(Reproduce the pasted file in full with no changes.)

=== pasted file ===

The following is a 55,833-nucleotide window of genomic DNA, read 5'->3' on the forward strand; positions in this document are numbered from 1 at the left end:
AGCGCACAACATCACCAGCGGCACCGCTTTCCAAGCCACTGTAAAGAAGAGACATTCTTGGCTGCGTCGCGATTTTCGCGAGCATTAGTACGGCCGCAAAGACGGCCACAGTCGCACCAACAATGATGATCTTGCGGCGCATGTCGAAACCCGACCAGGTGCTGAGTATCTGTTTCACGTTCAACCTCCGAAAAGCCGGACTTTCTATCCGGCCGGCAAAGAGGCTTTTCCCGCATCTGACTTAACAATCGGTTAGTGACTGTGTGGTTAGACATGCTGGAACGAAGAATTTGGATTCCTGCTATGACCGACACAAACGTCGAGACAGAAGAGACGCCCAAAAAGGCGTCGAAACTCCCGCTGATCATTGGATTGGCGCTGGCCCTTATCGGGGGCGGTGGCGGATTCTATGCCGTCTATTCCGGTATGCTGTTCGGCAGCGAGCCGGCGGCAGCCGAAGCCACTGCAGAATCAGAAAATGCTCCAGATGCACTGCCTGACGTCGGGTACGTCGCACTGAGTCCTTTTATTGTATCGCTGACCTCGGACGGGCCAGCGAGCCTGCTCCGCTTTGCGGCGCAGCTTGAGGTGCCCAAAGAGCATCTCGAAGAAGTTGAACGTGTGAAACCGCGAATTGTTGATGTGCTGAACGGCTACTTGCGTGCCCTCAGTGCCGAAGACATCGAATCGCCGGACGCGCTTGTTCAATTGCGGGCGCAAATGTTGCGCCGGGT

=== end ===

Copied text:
The following is a 55,833-nucleotide window of genomic DNA, read 5'->3' on the forward strand; positions in this document are numbered from 1 at the left end:
AGCGCACAACATCACCAGCGGCACCGCTTTCCAAGCCACTGTAAAGAAGAGACATTCTTGGCTGCGTCGCGATTTTCGCGAGCATTAGTACGGCCGCAAAGACGGCCACAGTCGCACCAACAATGATGATCTTGCGGCGCATGTCGAAACCCGACCAGGTGCTGAGTATCTGTTTCACGTTCAACCTCCGAAAAGCCGGACTTTCTATCCGGCCGGCAAAGAGGCTTTTCCCGCATCTGACTTAACAATCGGTTAGTGACTGTGTGGTTAGACATGCTGGAACGAAGAATTTGGATTCCTGCTATGACCGACACAAACGTCGAGACAGAAGAGACGCCCAAAAAGGCGTCGAAACTCCCGCTGATCATTGGATTGGCGCTGGCCCTTATCGGGGGCGGTGGCGGATTCTATGCCGTCTATTCCGGTATGCTGTTCGGCAGCGAGCCGGCGGCAGCCGAAGCCACTGCAGAATCAGAAAATGCTCCAGATGCACTGCCTGACGTCGGGTACGTCGCACTGAGTCCTTTTATTGTATCGCTGACCTCGGACGGGCCAGCGAGCCTGCTCCGCTTTGCGGCGCAGCTTGAGGTGCCCAAAGAGCATCTCGAAGAAGTTGAACGTGTGAAACCGCGAATTGTTGATGTGCTGAACGGCTACTTGCGTGCCCTCAGTGCCGAAGACATCGAATCGCCGGACGCGCTTGTTCAATTGCGGGCGCAAATGTTGCGCCGGGT